Archibald Cox: A Profile In Leadership
Commentary: Fifty years ago, if you saw a pickup truck in Harvard Law School’s parking lot, it belonged to Archie. Professor Archibald Cox, who loved his farm and his horses.
Archie was a Yankee, and born to law. His father was a noted lawyer. His great-grandfather, William Evarts, had prosecuted Jefferson Davis and defended Andrew Johnson against impeachment. Archie was a diligent and brilliant lawyer; but what makes any of this worth telling was his quiet, stubborn commitment to do right.
He fell into politics when fellow New Englander Jack Kennedy drafted him to organize professors to provide campaign ideas. In 1961, Kennedy appointed Cox Solicitor General. He argued the government’s Supreme Court cases, including “one person, one vote” and major civil rights cases.
In 1973, Richard Nixon appointed Cox - a symbol of rectitude - Special Prosecutor to investigate the Watergate mess.
I met Archie in 1978. We were friendly, though not close. Two memories: in class he suffered fools with such grace that if he called on you, and you were unprepared or hungover, and tried your best to respond meaningfully, he not only listened but might, weeks later, suddenly ask, “Mr. Goodman, regarding your point about Smith v. U.S., . . .” and offer a new insight. Also, he always kept the hour before a class free for preparation. He was Mr. Constitutional Law, but so diligent (and humble) he still prepared carefully.
A friend and classmate, Ken Gormley, knew Archie well, and later wrote a splendid biography, which I recommend. Reading it made me long for a time when more folks put principle before partisanship. In one scene, a just-retired Supreme Court Justice tells Cox that, in one recent case, he’d written an opinion deciding one way, then one deciding the other, and ultimately stayed up all night trying to get it right.
When Watergate testimony suddenly revealed that a White House taping system recorded Nixon’s Oval Office conversations for posterity, Archie demanded to hear pertinent tapes. Nixon ordered him to stop seeking the tapes. Though Archie respected the Presidency, he didn’t give up. Nixon intended Cox to resign.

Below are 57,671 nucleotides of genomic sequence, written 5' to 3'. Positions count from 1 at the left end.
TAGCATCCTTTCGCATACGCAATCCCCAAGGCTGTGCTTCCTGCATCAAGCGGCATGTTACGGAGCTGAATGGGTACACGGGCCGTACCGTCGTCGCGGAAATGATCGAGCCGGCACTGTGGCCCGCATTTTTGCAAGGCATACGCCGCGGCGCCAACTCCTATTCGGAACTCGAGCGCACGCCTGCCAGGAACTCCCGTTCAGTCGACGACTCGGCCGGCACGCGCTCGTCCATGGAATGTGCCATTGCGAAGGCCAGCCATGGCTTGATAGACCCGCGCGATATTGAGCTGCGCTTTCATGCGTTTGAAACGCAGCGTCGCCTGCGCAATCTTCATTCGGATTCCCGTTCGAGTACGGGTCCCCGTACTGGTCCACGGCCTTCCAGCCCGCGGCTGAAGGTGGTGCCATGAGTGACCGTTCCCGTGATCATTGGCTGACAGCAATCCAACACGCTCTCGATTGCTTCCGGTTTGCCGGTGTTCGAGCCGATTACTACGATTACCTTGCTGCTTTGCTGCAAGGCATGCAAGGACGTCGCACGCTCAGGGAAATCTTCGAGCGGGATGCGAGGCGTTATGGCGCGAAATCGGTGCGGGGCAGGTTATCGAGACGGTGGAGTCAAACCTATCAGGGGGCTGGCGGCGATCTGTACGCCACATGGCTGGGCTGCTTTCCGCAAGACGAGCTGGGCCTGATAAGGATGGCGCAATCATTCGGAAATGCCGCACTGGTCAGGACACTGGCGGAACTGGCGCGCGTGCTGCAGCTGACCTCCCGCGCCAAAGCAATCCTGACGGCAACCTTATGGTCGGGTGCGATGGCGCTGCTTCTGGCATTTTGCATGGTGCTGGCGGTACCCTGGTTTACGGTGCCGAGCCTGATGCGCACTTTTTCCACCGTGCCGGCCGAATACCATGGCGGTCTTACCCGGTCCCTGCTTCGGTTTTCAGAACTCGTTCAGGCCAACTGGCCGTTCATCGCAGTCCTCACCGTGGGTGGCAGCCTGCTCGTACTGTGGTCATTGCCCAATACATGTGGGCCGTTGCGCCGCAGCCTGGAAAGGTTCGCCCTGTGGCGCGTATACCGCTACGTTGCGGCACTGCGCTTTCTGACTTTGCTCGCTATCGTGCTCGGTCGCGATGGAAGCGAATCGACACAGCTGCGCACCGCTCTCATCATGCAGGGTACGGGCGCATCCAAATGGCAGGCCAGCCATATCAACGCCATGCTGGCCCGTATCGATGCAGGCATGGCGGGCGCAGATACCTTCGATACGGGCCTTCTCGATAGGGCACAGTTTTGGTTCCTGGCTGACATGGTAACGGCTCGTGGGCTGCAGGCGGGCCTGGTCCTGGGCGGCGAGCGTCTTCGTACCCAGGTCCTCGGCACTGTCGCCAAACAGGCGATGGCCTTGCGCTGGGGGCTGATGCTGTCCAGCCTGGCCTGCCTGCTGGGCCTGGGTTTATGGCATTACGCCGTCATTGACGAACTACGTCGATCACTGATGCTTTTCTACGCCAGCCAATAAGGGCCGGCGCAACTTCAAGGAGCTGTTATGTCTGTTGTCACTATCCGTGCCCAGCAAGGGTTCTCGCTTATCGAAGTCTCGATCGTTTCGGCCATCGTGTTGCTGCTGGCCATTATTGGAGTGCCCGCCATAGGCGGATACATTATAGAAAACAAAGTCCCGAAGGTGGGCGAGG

Instead, Archie gave a live Saturday news conference at the National Press Club explaining why he disobeyed Nixon. Archie, his wife, and a friend walked there from the office. It was aired live by two networks, and during halftime of ABC’s football game. Archie, lacking institutional support, wondered if one man could successfully take on the President; but he did his best.
That press conference sparked the “Saturday Night Massacre,” in which Nixon ordered Attorney-General Elliott Richardson to fire Archie. Richardson, a Republican, but another Yankee with a powerful conscience, resigned. Nixon ordered Richardson’s deputy to fire Archie. He too resigned. Finally Solicitor General Robert Bork fired Cox.
Archie awakened a country. Judge John Sirica eventually ordered Nixon to produce the tapes. Nixon appealed, but the Supreme Court ruled against him, unanimously. Exit King Richard.
My favorite moment is when, as they’re walking back across Washington after that press conference, Archie suddenly wants a beer. His friend finds some in a store, but can’t get anyone’s attention. They’re all in the back, watching TV. “Come back later, man, we’re watching history here!” He realizes they’re watching Archie, and he tells them he’s right outside. They refuse money for the beer, and rush out to shake Archie’s hand.
Thanks, Archie, for setting us all a superb example.